Derbyshire’s leading GP for cancer prevention is urging residents to act if they have any concerns they may have symptoms.
Dr Louise Merriman, Clinical Lead for Cancer for NHS Derby and Derbyshire Clinical Commissioning Group (CCG) joins health professionals from across the country in the call to action following a decrease in people visiting their GP with cancer concerns in the wake of Covid-19.
Latest county figures show ‘two week wait’ referrals – requests from GPs for an urgent hospital appointment for a patient who has symptoms that might indicate cancer – are now at around 85% of pre-Covid level.
Dr Merriman, a partner GP at Springs Medical Centre, Clowne, said it is vital everyone with cancer concerns seeks advice as soon as possible as delays in diagnosis and treatment can affect the outcomes for patients.
“Do not hesitate to contact your GP is you have any worries about symptoms associated with cancer.
“The NHS website has a detailed section you can check but signs to look out for include the sudden appearance of a lump, blood in your urine, a change to your usual bowel habits or unexplained weight loss.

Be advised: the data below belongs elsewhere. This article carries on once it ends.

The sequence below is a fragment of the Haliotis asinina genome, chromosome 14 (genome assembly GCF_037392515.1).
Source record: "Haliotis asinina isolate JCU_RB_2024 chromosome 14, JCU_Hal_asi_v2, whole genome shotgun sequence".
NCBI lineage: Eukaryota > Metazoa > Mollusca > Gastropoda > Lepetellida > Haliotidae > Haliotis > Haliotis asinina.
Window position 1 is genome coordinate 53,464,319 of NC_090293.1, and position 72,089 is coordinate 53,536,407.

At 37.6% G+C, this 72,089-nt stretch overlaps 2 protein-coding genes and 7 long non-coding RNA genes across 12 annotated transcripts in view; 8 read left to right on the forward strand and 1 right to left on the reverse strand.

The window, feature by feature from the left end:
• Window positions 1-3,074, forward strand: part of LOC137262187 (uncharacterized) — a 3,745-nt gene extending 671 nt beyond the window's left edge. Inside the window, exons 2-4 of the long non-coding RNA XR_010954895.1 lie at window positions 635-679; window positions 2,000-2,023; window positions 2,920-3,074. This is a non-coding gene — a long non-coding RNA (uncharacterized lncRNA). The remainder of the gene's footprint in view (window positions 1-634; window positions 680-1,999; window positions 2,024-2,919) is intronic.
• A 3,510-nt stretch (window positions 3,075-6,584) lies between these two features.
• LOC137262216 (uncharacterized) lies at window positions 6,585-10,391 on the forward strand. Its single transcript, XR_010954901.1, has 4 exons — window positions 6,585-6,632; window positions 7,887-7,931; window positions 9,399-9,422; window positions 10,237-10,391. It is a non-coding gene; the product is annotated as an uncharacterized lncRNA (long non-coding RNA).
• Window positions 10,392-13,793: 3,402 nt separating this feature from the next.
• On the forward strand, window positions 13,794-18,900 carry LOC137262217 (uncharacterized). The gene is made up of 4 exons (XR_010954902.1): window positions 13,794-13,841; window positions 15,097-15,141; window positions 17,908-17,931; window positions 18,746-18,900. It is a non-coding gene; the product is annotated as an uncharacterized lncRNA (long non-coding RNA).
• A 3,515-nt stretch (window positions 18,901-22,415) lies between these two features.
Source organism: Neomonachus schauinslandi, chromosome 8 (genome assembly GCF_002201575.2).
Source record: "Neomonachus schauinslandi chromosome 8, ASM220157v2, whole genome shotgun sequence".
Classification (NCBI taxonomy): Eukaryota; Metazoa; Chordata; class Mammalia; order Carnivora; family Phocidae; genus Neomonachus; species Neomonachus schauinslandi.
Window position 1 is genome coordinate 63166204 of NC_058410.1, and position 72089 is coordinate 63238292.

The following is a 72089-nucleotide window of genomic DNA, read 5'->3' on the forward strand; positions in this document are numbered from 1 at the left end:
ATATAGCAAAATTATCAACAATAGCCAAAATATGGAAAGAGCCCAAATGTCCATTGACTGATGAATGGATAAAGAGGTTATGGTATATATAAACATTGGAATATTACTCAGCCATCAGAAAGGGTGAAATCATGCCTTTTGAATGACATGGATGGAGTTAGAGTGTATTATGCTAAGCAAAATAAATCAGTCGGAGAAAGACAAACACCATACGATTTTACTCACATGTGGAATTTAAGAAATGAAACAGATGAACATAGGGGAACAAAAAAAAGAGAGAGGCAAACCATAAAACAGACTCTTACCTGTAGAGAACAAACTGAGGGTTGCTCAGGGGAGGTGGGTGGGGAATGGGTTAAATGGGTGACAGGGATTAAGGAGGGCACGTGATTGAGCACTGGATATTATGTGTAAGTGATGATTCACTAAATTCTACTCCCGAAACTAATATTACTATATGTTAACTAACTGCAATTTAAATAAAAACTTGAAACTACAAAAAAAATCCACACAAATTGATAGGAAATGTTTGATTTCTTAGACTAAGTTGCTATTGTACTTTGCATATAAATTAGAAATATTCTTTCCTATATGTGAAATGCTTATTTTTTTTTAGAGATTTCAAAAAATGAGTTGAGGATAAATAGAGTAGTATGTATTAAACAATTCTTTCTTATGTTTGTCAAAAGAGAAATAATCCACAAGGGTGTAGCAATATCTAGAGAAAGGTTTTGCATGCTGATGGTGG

“If you have any of these, contact your GP immediately.”
To reduce the risk of cancers not being diagnosed and treated as quickly as they would have been prior to Covid-19, the CCG is working with NHS health care providers to:
- Make sure patients are aware they should contact their GP if they have any concerns or symptoms so they can be referred and screened.
- Give patients rapid access to diagnosis by working with the county’s hospitals to support them with their plans to manage cases while Covid-19 measures continue.
Dr Merriman added:
“We really appreciate the support of the public in protecting the NHS while we all fight Covid-19, but the NHS is – and always has been – open for business.
“Nobody should risk their health because they feel like they don’t want to take up valuable appointment time.
“And if you’re worried about visiting your practice because of the risks of contracting Covid-19 you should know that stringent infection and prevention control measures are in place to keep patients and staff safe and well.
“We’re continuing to work with all our frontline partners to make sure patients are seen quickly, and that those receiving a cancer diagnosis get the best course of treatment for them, to support their quality of life and lead to recovery wherever possible.”